dc.description.abstract<table><tr><td colspan="2" class="item-title">Ventilator Inspired Gas Temperature And Tracheal Injury In Neonates</td></tr><tr class="item-sponsor"><td class="label">Conference Sponsor:</td><td class="value">Western Institute of Nursing</td></tr><tr class="item-year"><td class="label">Conference Year:</td><td class="value">2001</td></tr><tr class="item-author"><td class="label">Author:</td><td class="value">Loan, Lori, PhD</td></tr><tr class="item-institute"><td class="label">P.I. Institution Name:</td><td class="value">Madigan Army Medical Center</td></tr><tr class="item-author-title"><td class="label">Title:</td><td class="value">Research Scientist</td></tr><tr class="item-address"><td class="label">Contact Address:</td><td class="value">Bldg 9040 Fitzsimmons Drive, Tacoma, WA, 98431, USA</td></tr><tr class="item-phone"><td class="label">Contact Telephone:</td><td class="value">253.968.2289</td></tr><tr class="item-email"><td class="label">Email:</td><td class="value">lori.loan@nw.amedd.army.mil</td></tr><tr><td colspan="2" class="item-abstract">PROBLEM: The beneficial effects of heated and humidified ventilation have been demonstrated by clinical studies on infants requiring mechanical respiratory support, but while authors agree on the amount of humidity to use, the control of airway temperature is routinely arbitrary because the ideal temperature of inspired gases for infants receiving conventional ventilation has not been determined. Infants may receive excessively warm or cool gases causing mucosal damage to the tracheal epithelium. SPECIFIC AIM: The purpose of the study was to build on previous work on ventilator inspired gas temperature induced histopathologic alterations in the tracheal epithelium. The study aim was to examine the effect of six commonly used ventilator inspired gas temperatures (32o C, 33o C, 34o C, 35o C, 36o C and 37o C) on tracheal injury. CONCEPTUAL FRAMEWORK: In order to distinguish tracheal injury caused by heated ventilator inspired gases from injury resulting from by other sources, a framework for categorizing factors attributing to tracheal wounding was formulated. This neonatal tracheal wounding framework provided the conceptual foundation for the study. SAMPLE: The sample included thirty-five cross section slides from the 6th intratracheal ring from intubated, non-suctioned newborn piglets completing the original studies. METHODS: The study was a secondary analysis of existing data from two previous studies (Loan, 1992; Turner, Loan &amp; Harwood, 1994). The original studies utilized experimental designs with random assignment of subjects to a control group (n=5) or one of six treatment groups (n=5 in each group). Computer Video Image Analysis was employed to collect histopathologic measurements of tracheal epithelial acute response to injury including percentage of cilia loss, number and size of goblet cells remaining, epithelial thickness, cilia length, and polymorphonuclear leukocyte infiltrations. RESEARCH FINDINGS: Results indicated that damage to the epithelium was mild to severe, and for the most part, not statistically significantly different when inspired gases were delivered at varying temperatures. Statistically significant differences between groups for cilia length (p = .000) and epithelial thickness (p = .000) were noted. Cilia were shorter when gases were delivered at 34o C, 35o C and 37o C (p .01, .02 and .03 respectively). Specimen from subjects receiving inspired gases heated to 32o C and 35o C had a thinner tracheal epithelium as compared to controls (p .012 and .005 respectively). There were no statistically significant differences in cilia loss, number and size of goblet cells, and polymorphonuclear leukocyte infiltrations. CONCLUSIONS: Although epithelial thickness and cilia length were in some cases significantly different from the norm, no satisfactory clinical explanation is forthcoming because significant differences were scattered sporadically among the inspired gas temperatures. This study validates the findings from past work describing some degree of tracheal epithelial damage occurring within six hours of mechanical ventilation instilling room air and low positive pressures. Although epithelial thickness and cilia length were in some cases significantly different from the norm, these findings do not lend insight to substantiate or refute the use on any one ventilator inspired gas temperature. Therefore, at the present time, no single ventilator inspired gas temperature is recommended more highly than the others.</td></tr></table>en_GB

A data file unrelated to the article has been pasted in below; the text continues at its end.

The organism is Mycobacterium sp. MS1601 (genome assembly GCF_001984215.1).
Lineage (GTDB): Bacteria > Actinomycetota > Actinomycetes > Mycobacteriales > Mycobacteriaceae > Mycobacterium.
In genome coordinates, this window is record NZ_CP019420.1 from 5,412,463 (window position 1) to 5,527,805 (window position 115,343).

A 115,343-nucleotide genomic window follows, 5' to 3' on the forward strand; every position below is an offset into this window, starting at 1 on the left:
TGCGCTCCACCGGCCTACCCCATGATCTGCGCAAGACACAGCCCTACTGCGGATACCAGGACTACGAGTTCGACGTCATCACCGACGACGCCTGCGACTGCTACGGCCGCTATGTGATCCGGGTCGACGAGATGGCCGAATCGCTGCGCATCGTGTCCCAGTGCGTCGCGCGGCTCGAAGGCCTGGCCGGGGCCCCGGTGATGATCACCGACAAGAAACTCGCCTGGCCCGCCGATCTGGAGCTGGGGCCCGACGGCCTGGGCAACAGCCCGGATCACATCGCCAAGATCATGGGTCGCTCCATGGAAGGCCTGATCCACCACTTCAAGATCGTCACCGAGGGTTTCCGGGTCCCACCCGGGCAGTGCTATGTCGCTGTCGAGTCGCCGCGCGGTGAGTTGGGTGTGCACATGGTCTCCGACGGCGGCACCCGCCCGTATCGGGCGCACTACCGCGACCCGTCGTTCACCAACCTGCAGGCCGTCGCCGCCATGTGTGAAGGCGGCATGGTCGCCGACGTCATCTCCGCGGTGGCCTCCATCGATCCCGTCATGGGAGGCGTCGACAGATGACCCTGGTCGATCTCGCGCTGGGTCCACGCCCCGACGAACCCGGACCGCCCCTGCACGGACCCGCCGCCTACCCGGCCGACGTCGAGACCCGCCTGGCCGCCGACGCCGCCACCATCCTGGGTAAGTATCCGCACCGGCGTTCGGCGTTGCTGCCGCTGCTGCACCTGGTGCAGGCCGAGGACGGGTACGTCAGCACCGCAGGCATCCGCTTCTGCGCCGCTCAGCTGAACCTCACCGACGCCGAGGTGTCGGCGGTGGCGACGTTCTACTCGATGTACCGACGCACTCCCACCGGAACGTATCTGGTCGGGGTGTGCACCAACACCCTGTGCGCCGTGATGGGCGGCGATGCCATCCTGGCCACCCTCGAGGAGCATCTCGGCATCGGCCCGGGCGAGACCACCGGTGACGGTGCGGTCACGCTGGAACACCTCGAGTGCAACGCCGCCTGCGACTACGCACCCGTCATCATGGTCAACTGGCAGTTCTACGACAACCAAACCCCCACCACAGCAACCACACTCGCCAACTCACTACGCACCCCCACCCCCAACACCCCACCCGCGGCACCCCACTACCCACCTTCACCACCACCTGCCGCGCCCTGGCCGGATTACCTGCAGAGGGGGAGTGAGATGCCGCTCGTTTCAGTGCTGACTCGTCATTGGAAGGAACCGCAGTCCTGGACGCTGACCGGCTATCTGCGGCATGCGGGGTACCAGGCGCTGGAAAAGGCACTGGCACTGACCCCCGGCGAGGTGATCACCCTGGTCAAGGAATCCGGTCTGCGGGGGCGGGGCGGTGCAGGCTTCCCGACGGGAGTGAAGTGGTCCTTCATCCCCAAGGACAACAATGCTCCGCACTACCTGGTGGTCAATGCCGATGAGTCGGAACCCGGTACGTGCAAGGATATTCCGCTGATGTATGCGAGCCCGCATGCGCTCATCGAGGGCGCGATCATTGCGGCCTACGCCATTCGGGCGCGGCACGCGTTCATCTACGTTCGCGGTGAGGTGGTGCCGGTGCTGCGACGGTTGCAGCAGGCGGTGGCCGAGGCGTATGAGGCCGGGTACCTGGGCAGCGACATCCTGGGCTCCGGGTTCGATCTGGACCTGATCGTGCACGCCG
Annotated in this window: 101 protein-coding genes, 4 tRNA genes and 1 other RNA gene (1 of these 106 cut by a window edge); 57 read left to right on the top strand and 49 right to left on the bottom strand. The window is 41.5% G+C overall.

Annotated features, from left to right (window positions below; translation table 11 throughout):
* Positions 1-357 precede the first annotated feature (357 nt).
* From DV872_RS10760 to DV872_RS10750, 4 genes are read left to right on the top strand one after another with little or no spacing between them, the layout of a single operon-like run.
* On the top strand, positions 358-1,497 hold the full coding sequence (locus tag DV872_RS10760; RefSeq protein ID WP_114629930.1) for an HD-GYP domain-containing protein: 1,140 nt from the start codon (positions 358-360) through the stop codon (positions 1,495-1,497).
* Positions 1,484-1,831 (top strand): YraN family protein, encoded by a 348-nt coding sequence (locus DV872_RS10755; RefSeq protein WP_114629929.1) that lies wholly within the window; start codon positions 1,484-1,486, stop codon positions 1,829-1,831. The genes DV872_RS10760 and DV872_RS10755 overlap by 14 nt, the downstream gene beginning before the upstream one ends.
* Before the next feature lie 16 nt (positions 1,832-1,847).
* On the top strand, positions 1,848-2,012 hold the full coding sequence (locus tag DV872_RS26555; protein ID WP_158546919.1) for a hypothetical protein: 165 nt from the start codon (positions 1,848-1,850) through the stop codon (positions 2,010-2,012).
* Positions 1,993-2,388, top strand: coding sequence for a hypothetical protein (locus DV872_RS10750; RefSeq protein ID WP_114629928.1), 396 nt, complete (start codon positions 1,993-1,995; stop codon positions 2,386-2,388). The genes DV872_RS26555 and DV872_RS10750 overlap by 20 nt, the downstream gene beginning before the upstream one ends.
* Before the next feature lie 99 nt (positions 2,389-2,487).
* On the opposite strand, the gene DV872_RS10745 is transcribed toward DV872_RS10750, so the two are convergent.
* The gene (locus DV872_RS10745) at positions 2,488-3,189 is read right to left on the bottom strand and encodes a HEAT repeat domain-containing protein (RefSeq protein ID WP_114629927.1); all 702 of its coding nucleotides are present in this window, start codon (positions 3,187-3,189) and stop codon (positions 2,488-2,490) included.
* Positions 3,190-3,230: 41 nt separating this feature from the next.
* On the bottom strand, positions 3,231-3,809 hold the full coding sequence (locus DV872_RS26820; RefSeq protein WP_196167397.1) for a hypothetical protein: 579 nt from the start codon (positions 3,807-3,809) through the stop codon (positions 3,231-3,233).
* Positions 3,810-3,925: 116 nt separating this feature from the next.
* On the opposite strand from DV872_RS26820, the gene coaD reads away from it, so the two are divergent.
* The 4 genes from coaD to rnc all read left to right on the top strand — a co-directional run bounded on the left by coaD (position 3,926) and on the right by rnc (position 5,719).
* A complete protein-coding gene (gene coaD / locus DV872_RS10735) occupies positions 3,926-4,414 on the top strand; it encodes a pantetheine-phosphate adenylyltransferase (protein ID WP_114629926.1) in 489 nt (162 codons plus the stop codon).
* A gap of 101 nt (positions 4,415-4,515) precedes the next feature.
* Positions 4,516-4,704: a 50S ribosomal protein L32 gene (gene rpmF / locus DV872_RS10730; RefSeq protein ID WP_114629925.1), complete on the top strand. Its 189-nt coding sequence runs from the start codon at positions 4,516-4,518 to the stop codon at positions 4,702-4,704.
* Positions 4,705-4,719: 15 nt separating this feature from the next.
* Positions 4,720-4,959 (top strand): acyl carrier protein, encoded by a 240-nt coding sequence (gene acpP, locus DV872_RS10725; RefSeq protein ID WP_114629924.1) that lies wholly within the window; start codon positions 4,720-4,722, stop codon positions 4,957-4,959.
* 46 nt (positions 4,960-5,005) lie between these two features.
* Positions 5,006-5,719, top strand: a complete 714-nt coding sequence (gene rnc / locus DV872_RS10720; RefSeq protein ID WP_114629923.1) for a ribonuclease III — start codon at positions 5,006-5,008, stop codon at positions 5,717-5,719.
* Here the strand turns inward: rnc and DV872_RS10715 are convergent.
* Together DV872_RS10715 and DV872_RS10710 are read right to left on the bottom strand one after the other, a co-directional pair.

dc.date.available2011-10-26T20:37:26Z-
dc.date.issued2011-10-17en_GB
dc.date.accessioned2011-10-26T20:37:26Z-
dc.description.sponsorshipWestern Institute of Nursingen_GB